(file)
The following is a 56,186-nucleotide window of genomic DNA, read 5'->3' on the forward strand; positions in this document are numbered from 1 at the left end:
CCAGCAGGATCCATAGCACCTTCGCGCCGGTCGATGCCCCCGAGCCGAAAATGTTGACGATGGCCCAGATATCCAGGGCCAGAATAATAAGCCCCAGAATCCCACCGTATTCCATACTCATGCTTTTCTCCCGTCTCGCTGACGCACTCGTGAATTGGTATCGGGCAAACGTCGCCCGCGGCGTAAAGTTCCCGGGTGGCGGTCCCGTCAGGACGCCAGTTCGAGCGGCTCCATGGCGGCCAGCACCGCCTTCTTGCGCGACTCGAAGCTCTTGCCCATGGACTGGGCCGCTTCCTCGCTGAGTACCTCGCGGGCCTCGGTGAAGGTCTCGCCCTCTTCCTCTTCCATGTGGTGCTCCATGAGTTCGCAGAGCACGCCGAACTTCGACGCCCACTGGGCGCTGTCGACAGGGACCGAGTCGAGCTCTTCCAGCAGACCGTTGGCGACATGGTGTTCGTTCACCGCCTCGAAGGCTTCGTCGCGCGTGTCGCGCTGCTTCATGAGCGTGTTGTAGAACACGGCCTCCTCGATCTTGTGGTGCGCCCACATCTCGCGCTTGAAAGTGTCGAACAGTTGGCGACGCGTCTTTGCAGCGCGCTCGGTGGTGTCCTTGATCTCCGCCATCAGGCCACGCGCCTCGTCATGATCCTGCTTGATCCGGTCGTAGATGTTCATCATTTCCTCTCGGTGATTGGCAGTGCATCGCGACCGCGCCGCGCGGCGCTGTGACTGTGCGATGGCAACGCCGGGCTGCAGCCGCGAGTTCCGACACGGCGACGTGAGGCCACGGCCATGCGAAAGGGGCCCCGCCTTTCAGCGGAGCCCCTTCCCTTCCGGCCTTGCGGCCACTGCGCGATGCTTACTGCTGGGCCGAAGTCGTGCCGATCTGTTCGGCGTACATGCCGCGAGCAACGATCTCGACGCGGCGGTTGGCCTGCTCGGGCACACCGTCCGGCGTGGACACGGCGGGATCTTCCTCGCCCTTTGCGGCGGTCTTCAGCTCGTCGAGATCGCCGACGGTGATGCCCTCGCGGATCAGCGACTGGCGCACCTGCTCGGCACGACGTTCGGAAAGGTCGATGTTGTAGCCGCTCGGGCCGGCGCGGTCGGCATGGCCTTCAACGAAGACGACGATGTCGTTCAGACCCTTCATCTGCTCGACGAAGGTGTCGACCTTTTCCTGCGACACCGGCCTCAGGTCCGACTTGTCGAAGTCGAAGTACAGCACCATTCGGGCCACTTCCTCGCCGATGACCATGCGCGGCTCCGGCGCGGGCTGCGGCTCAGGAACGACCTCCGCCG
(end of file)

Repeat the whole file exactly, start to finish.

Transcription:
The following is a 56,186-nucleotide window of genomic DNA, read 5'->3' on the forward strand; positions in this document are numbered from 1 at the left end:
CCAGCAGGATCCATAGCACCTTCGCGCCGGTCGATGCCCCCGAGCCGAAAATGTTGACGATGGCCCAGATATCCAGGGCCAGAATAATAAGCCCCAGAATCCCACCGTATTCCATACTCATGCTTTTCTCCCGTCTCGCTGACGCACTCGTGAATTGGTATCGGGCAAACGTCGCCCGCGGCGTAAAGTTCCCGGGTGGCGGTCCCGTCAGGACGCCAGTTCGAGCGGCTCCATGGCGGCCAGCACCGCCTTCTTGCGCGACTCGAAGCTCTTGCCCATGGACTGGGCCGCTTCCTCGCTGAGTACCTCGCGGGCCTCGGTGAAGGTCTCGCCCTCTTCCTCTTCCATGTGGTGCTCCATGAGTTCGCAGAGCACGCCGAACTTCGACGCCCACTGGGCGCTGTCGACAGGGACCGAGTCGAGCTCTTCCAGCAGACCGTTGGCGACATGGTGTTCGTTCACCGCCTCGAAGGCTTCGTCGCGCGTGTCGCGCTGCTTCATGAGCGTGTTGTAGAACACGGCCTCCTCGATCTTGTGGTGCGCCCACATCTCGCGCTTGAAAGTGTCGAACAGTTGGCGACGCGTCTTTGCAGCGCGCTCGGTGGTGTCCTTGATCTCCGCCATCAGGCCACGCGCCTCGTCATGATCCTGCTTGATCCGGTCGTAGATGTTCATCATTTCCTCTCGGTGATTGGCAGTGCATCGCGACCGCGCCGCGCGGCGCTGTGACTGTGCGATGGCAACGCCGGGCTGCAGCCGCGAGTTCCGACACGGCGACGTGAGGCCACGGCCATGCGAAAGGGGCCCCGCCTTTCAGCGGAGCCCCTTCCCTTCCGGCCTTGCGGCCACTGCGCGATGCTTACTGCTGGGCCGAAGTCGTGCCGATCTGTTCGGCGTACATGCCGCGAGCAACGATCTCGACGCGGCGGTTGGCCTGCTCGGGCACACCGTCCGGCGTGGACACGGCGGGATCTTCCTCGCCCTTTGCGGCGGTCTTCAGCTCGTCGAGATCGCCGACGGTGATGCCCTCGCGGATCAGCGACTGGCGCACCTGCTCGGCACGACGTTCGGAAAGGTCGATGTTGTAGCCGCTCGGGCCGGCGCGGTCGGCATGGCCTTCAACGAAGACGACGATGTCGTTCAGACCCTTCATCTGCTCGACGAAGGTGTCGACCTTTTCCTGCGACACCGGCCTCAGGTCCGACTTGTCGAAGTCGAAGTACAGCACCATTCGGGCCACTTCCTCGCCGATGACCATGCGCGGCTCCGGCGCGGGCTGCGGCTCAGGAACGACCTCCGCCG